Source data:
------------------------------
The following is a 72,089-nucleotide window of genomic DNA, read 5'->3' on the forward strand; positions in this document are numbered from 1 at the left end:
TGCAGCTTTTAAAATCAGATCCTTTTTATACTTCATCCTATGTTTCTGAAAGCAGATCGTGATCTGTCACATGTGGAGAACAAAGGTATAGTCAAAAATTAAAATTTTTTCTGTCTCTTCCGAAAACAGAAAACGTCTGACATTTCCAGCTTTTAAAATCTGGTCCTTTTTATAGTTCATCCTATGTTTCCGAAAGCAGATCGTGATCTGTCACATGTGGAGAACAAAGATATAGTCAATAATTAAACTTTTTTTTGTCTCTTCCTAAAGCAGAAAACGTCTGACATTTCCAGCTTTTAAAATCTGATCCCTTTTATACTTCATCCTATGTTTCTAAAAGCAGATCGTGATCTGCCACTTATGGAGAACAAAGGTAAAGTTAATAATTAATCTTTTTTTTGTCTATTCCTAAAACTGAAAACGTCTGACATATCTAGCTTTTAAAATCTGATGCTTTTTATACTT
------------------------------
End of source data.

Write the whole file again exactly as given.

The following is a 72,089-nucleotide window of genomic DNA, read 5'->3' on the forward strand; positions in this document are numbered from 1 at the left end:
TGCAGCTTTTAAAATCAGATCCTTTTTATACTTCATCCTATGTTTCTGAAAGCAGATCGTGATCTGTCACATGTGGAGAACAAAGGTATAGTCAAAAATTAAAATTTTTTCTGTCTCTTCCGAAAACAGAAAACGTCTGACATTTCCAGCTTTTAAAATCTGGTCCTTTTTATAGTTCATCCTATGTTTCCGAAAGCAGATCGTGATCTGTCACATGTGGAGAACAAAGATATAGTCAATAATTAAACTTTTTTTTGTCTCTTCCTAAAGCAGAAAACGTCTGACATTTCCAGCTTTTAAAATCTGATCCCTTTTATACTTCATCCTATGTTTCTAAAAGCAGATCGTGATCTGCCACTTATGGAGAACAAAGGTAAAGTTAATAATTAATCTTTTTTTTGTCTATTCCTAAAACTGAAAACGTCTGACATATCTAGCTTTTAAAATCTGATGCTTTTTATACTT